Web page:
Even 200 fewer calories can add up over time. And other tricks can trim portions without people noticing, whether dining out or at home. Cornell’s Wansink found people served 18 percent more pasta with marinara sauce onto a red plate than a white one — and 18 percent more pasta alfredo onto a white plate.

A stark contrast “makes you think twice before you throw on another scoop,” explains Wansink. His own family bought some dark dinner plates to supplement their white ones, because people tend to overeat white starches more than veggies.

Wansink’s other research has found:

—Switching from 11-inch plates to 10-inch plates makes people take less food, and waste less food. The slightly smaller plate makes a normal serving look more satisfying.

—People think they’re drinking more from a tall skinny glass than a short wide one even if both hold the same volume, a finding Wansink says was widely adopted by bars.

—Beware if kids eat from the adult bowls. He found 6-year-olds serve themselves 44 percent more food in an 18-ounce bowl than a 12-ounce bowl.

Restaurants are starting to get the message that at least some customers want to eat more sensibly. Applebees, for example, has introduced a line of meals under 550 calories, including such things as steak.

And a National Restaurant Association survey found smaller-portion entrees, “mini-meals” for adults and kids, and bite-size desserts made a new trend list.

It’s all consumer demand, says association nutrition director Joy Dubost: More diners now are “requesting the healthier options and paying attention to their calories.”

Source: http://www.washingtonpost.com/national/health-science/healthbeat-trimming-super-size-with-psychology-from-half-order-sides-to-color-of-the-plates/2012/02/14/gIQABz6kCR_story.html

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Posted by on February 16, 2012 in Nutrition & Dietetics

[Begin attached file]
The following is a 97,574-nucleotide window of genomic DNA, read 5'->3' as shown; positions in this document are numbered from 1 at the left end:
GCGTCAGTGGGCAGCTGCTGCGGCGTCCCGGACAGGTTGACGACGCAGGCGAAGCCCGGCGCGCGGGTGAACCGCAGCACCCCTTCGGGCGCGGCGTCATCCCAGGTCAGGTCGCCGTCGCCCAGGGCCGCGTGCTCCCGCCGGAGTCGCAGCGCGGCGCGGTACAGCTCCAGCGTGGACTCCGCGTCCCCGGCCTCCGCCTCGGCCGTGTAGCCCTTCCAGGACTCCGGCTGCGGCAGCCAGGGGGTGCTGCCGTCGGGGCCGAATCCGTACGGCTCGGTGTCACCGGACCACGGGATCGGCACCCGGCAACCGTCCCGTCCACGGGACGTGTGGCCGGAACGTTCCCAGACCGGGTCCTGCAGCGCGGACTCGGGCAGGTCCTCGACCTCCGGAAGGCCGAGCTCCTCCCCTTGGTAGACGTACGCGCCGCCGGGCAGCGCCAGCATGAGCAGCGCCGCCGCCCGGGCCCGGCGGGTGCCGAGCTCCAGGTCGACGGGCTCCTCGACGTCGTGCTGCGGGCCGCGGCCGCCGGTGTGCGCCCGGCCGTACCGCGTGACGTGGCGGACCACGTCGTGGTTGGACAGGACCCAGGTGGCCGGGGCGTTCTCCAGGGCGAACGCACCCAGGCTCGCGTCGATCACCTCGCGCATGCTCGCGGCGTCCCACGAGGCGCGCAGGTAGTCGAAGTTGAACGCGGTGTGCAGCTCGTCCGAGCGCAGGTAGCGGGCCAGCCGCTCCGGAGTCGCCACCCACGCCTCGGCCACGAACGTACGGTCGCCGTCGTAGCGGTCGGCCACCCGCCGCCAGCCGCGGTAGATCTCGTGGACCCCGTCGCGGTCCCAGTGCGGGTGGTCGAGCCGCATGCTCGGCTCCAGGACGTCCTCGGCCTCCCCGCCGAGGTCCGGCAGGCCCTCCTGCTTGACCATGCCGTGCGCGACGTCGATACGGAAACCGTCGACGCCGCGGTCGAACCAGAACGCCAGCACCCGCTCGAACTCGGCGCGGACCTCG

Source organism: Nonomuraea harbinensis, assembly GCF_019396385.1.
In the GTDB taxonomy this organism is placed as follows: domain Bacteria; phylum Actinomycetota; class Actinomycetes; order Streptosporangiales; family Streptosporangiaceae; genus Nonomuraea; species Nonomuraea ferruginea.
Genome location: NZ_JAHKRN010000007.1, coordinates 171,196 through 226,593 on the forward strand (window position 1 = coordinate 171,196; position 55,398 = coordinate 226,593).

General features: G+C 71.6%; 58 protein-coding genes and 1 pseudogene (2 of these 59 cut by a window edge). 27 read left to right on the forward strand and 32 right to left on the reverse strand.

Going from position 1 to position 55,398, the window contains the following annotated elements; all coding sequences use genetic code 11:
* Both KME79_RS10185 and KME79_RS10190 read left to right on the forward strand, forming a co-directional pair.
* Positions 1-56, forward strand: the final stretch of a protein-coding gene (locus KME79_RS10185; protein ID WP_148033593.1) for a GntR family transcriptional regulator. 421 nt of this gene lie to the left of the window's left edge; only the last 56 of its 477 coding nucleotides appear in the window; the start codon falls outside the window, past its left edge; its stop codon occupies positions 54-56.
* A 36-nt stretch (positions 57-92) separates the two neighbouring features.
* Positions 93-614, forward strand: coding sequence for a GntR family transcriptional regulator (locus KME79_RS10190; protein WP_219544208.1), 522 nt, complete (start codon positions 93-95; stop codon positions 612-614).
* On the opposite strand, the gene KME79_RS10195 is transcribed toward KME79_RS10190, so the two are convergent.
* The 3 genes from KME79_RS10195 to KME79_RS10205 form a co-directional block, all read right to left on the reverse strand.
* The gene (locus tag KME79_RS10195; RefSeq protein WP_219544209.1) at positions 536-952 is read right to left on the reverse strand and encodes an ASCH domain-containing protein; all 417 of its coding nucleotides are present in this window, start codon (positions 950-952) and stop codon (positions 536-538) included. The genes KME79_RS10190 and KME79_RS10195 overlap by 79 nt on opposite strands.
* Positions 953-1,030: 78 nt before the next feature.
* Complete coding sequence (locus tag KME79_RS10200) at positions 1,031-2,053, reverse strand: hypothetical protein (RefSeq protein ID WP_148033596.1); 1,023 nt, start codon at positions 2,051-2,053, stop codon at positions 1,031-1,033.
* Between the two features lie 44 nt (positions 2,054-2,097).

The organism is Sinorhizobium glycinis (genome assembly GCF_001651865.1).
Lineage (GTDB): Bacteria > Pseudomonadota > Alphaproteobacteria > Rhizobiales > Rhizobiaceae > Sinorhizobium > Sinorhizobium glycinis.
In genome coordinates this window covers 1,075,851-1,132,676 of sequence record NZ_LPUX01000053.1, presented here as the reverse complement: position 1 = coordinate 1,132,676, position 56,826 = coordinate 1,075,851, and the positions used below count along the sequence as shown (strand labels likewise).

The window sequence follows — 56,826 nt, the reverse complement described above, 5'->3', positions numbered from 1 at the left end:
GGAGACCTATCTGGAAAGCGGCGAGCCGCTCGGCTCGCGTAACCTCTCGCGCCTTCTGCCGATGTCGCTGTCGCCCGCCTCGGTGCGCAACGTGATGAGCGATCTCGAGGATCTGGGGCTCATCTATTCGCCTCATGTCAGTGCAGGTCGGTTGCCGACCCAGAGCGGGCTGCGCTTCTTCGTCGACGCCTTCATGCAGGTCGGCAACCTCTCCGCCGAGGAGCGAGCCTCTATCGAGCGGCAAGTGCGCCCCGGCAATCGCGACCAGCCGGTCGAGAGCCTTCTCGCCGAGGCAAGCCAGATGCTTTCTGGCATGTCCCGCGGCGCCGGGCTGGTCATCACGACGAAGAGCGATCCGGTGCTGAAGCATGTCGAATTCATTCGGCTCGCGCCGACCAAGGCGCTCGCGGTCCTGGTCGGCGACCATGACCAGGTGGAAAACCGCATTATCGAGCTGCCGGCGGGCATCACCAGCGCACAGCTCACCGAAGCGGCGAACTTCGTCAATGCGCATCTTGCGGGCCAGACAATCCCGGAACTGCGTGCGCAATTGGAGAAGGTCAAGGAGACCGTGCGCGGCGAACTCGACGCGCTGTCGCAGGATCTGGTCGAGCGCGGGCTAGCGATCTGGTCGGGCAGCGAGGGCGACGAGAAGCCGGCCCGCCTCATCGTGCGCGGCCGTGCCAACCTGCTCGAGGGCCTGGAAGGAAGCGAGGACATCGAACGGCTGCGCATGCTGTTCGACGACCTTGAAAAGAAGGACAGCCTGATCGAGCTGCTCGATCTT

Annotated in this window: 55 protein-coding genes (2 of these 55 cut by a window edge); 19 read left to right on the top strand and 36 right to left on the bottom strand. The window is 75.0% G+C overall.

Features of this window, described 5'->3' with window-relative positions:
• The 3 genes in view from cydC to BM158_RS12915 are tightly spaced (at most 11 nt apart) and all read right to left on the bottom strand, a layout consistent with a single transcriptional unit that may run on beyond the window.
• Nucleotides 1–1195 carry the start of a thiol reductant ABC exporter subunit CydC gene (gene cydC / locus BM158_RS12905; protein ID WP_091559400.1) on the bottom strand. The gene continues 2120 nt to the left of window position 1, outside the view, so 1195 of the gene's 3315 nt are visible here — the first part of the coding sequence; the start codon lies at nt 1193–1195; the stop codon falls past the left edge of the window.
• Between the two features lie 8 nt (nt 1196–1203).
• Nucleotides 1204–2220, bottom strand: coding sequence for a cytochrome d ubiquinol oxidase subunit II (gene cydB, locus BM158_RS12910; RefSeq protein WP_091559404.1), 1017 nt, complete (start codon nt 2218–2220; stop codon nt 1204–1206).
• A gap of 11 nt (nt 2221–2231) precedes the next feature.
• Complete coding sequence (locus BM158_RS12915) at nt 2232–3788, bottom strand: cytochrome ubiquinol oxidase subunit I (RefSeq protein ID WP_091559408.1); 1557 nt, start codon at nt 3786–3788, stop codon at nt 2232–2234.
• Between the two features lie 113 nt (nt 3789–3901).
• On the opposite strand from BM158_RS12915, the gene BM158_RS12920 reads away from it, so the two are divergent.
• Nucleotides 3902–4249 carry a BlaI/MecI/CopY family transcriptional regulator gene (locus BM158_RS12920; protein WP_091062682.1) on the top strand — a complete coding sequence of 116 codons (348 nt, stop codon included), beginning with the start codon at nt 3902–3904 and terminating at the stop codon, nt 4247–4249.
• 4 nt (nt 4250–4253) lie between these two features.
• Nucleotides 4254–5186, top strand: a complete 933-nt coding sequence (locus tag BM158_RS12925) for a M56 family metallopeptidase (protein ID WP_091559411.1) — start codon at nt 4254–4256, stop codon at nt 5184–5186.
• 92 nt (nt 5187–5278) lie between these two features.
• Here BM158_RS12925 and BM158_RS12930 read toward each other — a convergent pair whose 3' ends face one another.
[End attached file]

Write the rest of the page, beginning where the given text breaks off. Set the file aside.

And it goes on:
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Renewal Information for Iowa Psychologists

Iowa psychologists can earn all 40 hours of continuing education through online courses @ www.pdresources.org

Click to view approved online courses

Psychologists in Iowa must renew their licenses every 2 years, on June 30th of even-numbered years. The current renewal deadline is June 30, 2012. 40 hours of continuing education are required to renew, including 6 hours in ethics, laws/regulations or risk management.

Licensees may earn all 40 hours through online courses offered by APA-approved providers.

Professional Development Resources is approved by the American Psychological Association (APA) to sponsor continuing education for psychologists. Over 100 online courses are available at: http://www.pdresources.org/Index.aspx

Continuing Education Requirements:

The biennial continuing education compliance period shall extend for a two-year period beginning on July 1 of even-numbered years and ending on June 30 of even-numbered years. Each biennium, each person who is licensed to practice as a Psychologist in Iowa shall be required to complete a minimum of 40 hours of continuing education approved by the board.

A continuing education activity which meets all of the following criteria is appropriate for continuing education credit if the continuing education activity:

  • Constitutes an organized program of learning which contributes directly to the professional competency of the licensee